Over the last 16 years, an army of emerald ash borers, an invasive insect species from Asia, has spread across Ontario, Quebec and, now, New Brunswick, killing tens of millions of ash trees. Scientists have declared war on this destructive insect, waging battle on several fronts to protect our ash trees.
A team of scientists at Natural Resources Canada collects data from radar satellite images and produces near-real-time maps for emergency responders during crises such as floods. In order to help validate and update said maps, these scientists developed a new prototype app that could turn smart phone-toting Canadian citizens into supplementary sensors.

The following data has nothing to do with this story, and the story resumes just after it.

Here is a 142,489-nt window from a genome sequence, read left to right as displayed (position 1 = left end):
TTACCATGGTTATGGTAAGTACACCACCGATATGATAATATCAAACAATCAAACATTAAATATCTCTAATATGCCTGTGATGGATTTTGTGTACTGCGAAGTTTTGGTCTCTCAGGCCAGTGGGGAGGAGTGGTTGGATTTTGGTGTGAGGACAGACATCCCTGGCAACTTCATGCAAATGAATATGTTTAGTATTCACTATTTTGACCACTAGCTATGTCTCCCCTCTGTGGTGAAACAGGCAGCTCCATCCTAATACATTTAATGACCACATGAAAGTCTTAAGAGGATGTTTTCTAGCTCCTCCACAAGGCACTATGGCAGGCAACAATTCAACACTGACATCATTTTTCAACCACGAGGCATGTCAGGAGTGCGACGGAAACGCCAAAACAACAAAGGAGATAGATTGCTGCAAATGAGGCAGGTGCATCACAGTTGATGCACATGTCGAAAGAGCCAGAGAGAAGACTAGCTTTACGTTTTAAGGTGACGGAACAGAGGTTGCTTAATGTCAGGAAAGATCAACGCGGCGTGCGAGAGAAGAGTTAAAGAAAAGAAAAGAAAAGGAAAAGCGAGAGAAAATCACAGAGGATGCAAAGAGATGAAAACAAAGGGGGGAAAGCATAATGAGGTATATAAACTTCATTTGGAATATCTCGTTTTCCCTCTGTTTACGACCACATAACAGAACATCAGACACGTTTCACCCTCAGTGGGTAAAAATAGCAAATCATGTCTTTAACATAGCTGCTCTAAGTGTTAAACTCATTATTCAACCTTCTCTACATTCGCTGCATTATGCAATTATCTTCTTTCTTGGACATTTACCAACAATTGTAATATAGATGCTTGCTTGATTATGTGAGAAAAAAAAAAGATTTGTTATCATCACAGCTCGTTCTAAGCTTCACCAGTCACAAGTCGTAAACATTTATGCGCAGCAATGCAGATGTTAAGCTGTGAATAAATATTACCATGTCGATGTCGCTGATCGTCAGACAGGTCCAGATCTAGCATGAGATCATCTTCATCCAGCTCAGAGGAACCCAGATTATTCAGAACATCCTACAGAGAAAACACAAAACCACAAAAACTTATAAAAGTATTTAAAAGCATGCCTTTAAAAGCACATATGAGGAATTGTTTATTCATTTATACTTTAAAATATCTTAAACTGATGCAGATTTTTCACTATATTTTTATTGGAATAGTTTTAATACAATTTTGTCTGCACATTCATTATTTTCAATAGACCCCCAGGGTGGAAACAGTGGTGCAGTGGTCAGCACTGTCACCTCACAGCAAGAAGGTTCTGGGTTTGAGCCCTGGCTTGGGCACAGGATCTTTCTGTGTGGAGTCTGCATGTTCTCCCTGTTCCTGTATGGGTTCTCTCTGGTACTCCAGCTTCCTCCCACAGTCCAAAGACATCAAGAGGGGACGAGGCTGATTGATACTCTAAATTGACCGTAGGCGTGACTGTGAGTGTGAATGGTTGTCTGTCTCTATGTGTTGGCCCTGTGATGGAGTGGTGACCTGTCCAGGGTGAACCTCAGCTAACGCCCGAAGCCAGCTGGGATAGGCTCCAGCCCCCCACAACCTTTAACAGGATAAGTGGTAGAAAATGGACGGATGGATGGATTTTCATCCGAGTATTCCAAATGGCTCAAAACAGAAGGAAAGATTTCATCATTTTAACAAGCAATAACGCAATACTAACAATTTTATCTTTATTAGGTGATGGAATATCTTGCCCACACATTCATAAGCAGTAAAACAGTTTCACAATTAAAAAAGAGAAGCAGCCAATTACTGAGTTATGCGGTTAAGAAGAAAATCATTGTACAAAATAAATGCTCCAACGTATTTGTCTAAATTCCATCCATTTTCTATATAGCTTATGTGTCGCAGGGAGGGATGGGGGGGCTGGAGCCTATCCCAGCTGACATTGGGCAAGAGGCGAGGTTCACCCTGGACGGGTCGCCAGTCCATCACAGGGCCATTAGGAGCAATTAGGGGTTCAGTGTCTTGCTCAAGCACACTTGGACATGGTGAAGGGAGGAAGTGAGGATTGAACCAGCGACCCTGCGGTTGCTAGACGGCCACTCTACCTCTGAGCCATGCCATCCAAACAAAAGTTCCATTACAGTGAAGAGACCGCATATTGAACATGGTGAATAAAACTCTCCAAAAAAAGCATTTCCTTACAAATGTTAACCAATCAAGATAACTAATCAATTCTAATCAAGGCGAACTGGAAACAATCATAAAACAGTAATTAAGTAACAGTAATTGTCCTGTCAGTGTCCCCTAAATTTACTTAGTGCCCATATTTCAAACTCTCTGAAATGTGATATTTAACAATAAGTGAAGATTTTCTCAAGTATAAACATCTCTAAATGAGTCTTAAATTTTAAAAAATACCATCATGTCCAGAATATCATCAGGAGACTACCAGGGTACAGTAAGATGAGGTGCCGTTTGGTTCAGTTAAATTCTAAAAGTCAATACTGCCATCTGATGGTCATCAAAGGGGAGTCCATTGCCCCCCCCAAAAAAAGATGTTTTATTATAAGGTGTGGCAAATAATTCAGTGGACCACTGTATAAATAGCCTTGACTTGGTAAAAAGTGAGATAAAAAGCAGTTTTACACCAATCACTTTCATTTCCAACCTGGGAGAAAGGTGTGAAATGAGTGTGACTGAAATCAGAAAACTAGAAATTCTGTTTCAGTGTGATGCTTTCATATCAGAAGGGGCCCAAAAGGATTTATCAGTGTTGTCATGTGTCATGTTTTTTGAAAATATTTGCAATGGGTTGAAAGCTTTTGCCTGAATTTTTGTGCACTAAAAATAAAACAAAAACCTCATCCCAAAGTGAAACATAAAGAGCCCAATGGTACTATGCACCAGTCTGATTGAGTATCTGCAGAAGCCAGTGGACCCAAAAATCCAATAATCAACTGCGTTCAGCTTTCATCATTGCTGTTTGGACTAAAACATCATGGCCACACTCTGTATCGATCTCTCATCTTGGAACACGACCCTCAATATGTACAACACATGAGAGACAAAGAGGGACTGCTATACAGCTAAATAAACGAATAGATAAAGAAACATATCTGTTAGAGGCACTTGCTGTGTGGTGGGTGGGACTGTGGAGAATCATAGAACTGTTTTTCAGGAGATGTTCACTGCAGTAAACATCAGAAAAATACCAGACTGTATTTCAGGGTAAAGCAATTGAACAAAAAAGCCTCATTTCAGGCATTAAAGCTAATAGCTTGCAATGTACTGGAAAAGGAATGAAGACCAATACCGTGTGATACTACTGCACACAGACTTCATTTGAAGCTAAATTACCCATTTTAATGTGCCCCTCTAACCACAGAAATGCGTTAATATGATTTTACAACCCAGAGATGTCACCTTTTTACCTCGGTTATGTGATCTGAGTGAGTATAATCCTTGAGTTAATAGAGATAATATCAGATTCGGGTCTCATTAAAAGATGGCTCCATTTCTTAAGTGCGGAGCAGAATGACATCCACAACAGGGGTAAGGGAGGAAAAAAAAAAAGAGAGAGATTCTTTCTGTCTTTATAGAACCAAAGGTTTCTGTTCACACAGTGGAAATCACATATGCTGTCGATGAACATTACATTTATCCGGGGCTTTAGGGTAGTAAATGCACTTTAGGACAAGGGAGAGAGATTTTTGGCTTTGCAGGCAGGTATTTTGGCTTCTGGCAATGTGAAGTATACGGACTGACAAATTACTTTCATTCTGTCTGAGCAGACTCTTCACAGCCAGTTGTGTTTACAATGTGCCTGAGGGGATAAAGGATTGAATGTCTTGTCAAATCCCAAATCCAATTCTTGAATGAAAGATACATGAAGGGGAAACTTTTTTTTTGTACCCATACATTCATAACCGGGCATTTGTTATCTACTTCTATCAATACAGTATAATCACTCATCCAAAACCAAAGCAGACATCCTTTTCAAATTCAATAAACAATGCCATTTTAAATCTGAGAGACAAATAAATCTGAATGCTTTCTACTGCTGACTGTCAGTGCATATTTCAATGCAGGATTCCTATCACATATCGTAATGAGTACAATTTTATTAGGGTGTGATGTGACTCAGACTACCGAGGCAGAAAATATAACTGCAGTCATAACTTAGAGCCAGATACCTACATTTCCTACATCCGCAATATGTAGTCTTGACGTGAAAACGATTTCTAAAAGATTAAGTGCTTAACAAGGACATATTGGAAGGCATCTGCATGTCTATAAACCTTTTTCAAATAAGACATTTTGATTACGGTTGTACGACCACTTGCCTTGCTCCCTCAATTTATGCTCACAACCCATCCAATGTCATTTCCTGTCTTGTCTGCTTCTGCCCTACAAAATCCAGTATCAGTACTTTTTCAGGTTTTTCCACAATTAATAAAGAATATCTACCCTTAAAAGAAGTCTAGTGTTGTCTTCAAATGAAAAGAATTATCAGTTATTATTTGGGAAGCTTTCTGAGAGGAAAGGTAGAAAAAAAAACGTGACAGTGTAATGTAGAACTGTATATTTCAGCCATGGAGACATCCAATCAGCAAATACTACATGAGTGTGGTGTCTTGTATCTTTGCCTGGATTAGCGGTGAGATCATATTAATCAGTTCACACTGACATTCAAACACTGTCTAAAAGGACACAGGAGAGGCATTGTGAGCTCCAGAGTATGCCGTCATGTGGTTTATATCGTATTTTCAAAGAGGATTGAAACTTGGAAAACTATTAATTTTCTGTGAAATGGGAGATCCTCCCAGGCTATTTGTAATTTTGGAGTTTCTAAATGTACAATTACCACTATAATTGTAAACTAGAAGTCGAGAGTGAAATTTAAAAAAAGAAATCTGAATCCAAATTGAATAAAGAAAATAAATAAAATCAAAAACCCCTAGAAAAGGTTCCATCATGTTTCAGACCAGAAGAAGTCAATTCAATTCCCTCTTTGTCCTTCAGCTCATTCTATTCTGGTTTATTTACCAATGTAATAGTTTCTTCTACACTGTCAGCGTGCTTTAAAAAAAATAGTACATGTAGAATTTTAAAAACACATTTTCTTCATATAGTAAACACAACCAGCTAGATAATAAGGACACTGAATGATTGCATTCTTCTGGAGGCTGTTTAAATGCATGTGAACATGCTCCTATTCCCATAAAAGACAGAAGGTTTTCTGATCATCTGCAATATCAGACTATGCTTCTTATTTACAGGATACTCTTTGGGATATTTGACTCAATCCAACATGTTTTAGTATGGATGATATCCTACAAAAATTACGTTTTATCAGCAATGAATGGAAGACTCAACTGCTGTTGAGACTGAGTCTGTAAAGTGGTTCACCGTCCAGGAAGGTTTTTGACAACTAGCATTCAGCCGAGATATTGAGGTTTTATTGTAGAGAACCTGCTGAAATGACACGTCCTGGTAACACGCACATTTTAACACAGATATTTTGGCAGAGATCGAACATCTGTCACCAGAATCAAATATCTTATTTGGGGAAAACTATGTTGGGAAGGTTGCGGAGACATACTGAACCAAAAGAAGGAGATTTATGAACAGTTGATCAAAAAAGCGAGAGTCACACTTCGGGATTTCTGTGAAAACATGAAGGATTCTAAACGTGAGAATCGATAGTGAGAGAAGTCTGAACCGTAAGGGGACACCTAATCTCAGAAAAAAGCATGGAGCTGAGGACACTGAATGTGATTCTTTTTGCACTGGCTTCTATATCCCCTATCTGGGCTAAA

Every year, thousands of Asian ships arrive at Canadian ports. Occasionally, some unintended cargo arrives in the form of Asian gypsy moth egg masses hiding on the ship’s hulls and in the nooks and crannies of shipping containers.
The hot springs in Gandll K'in Gwaay.yaay, a small island in the southeast Haida Gwaii archipelago, were some of the hottest in Canada — reaching up to 80°C — until a magnitude 7.7 earthquake struck off the west coast of Haida Gwaii in October 2012.
Wildfires — we usually think of them in terms of forests. But in Canada’s boreal forest, up to one-third of the area burned in wildfires can affect wetlands, which include bogs — also known as muskeg — and swamps.
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